Saturday, May 7, 2011

Invasive Species?

Folks, I don't often make light of Scientific positions, especially those taken by zoologists. If I am going to take down somebody's position, I am usually going to take a reasonable amount of time to do it. Not this time.

One of the most perplexing, and puzzling series of programs I've seen lately have dealt with the concept of invasive species, particularly in Florida. Just what the hell is an invasive species? Any species living in an environment where it did not originally evolve.

Any species moving into a neighborhood is an invasive species. Folks, any half-decent philosopher would have a field-day sharp-shooting the piss-poor logic that under-girds this argument. I do not pretend to be the world's greatest logician, but I can throw plenty of zingers at advocates of "invasive species control".

Let's start with the clock-problem. Just where do you start the clock for original evolution of any given critter? You know you can't do that now can you? You can't find the clock setting for even one species, much less all of the species you claim are "native" and "non-native".

Let's move to the local of original evolution problem. Just where did any given critter evolve in the first place? I can tell you that we are still arguing about the original location of the evolution of our own species, much less every other species. The old East-Africa argument is breaking down as Milford Wolpoff's multi-regional evolutionary theory is gaining steam.

Let's move on to the fact that every successful species inevitably spreads out from it's original environment, displacing others. We may well have done the very same thing to Neanderthal man in Europe, although this is a contentious issue also. One thing is certain: Homo Sapiens did not originate in North or South America. We are an invasive species. In fact, many waves of invasive Homo Sapiens have invaded this territory we now occupy.

The law of nature is natural selection. Stronger and better critters in any environment survive longer and reproduce more successfully than the weaker critters. Their prey and competition must adapt to survive. The environmental community gets stronger as a result of the increase in pressure.

If a particularly environment is absolutely fantastic for a critter, who are you, o little man, to say that this critter should not live there?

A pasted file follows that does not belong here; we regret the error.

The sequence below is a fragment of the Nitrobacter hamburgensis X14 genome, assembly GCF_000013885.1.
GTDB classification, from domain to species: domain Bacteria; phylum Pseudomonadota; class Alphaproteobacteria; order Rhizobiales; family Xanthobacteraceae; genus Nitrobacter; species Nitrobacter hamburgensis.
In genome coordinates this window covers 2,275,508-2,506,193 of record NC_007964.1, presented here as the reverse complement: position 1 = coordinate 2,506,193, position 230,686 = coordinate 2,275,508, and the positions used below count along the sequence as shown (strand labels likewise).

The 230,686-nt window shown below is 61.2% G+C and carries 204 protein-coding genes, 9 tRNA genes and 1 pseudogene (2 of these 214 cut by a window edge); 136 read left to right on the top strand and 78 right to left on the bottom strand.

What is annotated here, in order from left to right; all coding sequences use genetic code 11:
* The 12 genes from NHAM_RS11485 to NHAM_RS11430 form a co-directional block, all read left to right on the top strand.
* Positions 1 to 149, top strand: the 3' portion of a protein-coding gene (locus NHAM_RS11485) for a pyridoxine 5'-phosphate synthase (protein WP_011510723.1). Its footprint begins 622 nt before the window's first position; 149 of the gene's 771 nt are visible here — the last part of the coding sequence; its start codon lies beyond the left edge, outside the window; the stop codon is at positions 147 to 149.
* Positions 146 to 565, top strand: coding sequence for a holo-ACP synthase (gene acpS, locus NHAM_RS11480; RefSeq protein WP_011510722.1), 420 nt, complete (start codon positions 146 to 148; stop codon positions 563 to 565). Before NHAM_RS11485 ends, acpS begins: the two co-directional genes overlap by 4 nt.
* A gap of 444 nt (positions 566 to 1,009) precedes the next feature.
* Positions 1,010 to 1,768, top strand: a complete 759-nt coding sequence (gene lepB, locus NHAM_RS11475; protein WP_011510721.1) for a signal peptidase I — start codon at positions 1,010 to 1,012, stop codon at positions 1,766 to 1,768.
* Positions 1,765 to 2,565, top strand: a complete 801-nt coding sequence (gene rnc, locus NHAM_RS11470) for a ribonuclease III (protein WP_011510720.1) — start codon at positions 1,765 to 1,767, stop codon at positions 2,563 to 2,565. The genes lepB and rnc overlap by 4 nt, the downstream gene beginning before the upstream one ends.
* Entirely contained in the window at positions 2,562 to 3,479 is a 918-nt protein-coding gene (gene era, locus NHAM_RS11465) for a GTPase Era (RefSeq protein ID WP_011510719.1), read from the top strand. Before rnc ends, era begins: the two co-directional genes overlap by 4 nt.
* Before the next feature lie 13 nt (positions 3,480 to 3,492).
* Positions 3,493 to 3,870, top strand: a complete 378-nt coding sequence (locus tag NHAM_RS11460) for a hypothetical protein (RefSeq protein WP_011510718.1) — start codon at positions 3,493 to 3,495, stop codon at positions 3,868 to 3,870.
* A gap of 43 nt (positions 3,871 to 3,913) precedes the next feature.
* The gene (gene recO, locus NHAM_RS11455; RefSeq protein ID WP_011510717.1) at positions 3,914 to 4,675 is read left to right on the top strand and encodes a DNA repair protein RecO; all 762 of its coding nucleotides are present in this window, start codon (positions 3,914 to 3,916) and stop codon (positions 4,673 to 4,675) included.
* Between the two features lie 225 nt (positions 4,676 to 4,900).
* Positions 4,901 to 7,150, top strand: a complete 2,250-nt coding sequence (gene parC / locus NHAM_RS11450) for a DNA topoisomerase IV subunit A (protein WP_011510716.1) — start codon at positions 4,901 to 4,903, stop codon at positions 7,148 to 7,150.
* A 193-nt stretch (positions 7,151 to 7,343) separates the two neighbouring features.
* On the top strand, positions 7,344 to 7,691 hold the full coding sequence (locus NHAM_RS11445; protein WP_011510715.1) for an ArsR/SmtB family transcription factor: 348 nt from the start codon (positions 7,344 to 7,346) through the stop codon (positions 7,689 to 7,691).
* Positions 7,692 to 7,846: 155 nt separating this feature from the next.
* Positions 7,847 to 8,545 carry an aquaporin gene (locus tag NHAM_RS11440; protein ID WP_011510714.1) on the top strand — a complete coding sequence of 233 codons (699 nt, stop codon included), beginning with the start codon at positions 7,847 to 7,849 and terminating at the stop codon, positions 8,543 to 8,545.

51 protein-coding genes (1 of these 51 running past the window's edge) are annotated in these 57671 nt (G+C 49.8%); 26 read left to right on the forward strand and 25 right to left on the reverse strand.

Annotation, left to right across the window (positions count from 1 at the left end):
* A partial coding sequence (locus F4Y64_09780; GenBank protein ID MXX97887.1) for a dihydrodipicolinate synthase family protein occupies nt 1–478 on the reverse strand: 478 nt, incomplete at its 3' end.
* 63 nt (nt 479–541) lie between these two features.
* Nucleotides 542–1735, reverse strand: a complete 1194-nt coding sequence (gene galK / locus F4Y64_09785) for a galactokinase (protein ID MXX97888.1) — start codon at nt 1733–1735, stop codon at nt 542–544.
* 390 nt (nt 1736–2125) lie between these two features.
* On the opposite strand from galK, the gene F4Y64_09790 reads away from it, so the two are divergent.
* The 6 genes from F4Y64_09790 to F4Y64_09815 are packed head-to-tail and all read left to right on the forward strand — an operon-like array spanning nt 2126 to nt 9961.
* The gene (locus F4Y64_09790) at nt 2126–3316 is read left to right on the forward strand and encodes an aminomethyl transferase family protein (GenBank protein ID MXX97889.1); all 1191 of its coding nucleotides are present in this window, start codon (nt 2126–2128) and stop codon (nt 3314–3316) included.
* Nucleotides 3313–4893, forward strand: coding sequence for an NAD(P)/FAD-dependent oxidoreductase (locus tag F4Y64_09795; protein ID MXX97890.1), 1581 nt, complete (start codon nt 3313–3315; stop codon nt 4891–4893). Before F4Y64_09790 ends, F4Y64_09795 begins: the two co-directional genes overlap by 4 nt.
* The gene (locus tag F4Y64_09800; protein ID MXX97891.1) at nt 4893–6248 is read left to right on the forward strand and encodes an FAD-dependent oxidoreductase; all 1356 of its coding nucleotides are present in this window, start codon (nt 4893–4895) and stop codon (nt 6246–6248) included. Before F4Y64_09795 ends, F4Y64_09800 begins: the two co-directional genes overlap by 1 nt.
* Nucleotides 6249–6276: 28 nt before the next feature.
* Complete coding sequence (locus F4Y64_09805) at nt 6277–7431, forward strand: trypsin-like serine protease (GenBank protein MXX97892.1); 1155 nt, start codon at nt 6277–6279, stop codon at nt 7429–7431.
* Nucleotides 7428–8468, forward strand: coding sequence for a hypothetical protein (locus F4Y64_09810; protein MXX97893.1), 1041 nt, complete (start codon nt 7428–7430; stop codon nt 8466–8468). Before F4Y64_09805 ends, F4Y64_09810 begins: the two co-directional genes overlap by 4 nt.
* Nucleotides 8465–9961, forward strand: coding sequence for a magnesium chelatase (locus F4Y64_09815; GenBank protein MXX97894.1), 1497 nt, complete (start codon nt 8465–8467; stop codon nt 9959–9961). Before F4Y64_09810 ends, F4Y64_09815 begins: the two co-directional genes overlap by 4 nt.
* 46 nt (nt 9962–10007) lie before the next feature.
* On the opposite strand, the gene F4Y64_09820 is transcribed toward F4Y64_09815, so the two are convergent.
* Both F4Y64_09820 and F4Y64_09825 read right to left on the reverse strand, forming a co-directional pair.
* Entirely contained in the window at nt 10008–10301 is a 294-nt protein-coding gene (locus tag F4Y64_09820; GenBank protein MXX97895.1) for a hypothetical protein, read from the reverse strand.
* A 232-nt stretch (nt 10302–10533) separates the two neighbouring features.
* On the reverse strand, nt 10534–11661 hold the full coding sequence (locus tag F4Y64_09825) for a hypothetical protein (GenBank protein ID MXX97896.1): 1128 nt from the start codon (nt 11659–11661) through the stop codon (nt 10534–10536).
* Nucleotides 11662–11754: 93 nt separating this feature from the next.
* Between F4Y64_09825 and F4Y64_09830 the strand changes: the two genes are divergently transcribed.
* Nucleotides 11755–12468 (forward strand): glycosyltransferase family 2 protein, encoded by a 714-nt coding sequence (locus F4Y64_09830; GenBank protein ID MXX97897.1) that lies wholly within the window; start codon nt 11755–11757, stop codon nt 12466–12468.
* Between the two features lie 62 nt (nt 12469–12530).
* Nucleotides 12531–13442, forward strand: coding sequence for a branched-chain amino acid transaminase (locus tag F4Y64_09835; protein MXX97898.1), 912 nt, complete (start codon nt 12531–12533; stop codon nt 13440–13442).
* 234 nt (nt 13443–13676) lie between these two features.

Take the monitor lizard, for example. I watched an entire program devoted to the control of the monitor lizard outbreak in Florida. It would appear that they are catching hell in this effort, because the Florida swamp is just heaven for a monitor lizard. The monitor lizard can feed on snails to it's hearts content.

I don't know about you, but this news just breaks my heart. I am going to lay awake at night over thought of monitor lizards eating snails in a Florida swamp. To say that I am underwhelmed by this argument would be a massive understatement. I would rather know why you think you need to prevent the Monitor Lizard from feeding on snails in the swamp of Florida. I see no call to action here.

Take the case of the hybrid turtles. Zoologists seem positively alarmed by the fact that native Florida turtles are cross-breeding with non-native turtles in the swamps of Florida. I guess this is kinda like blacks and whites living together in sin.

Last time I checked my biological facts and figures, we had a thing called the rule of hybrid vigor. Cross-breeding of different strains of a species produces a stronger and a better strain of the species. You aught to be happy that the turtles are getting strong so they can take on the Monitor Lizards. It would seem that nature is taking care of itself, as always.

Then you have the case of the Burmese Python, now battling the native Florida gator for supremacy in the swamps of Flordia. They fight like hell, too. Sometimes they find gator bones inside a dead python. Sometimes they find python bones inside the gut of a gator. I don't see a big problem with this. Competition is a driving force. The Gators will get better, and so will the Pythons.

I'm going to be blunt with you: I think this is one of the biggest waste of tax dollars I've ever seen in an utterly pointless pursuit. You can't put the Djini back in the bottle. These critters are now loose in an environment that is fantastic for them. They are going to keep right on living there until something else comes along an displaces them.

Straight up: this all just another pathetic pretext for another stupid reality TV series.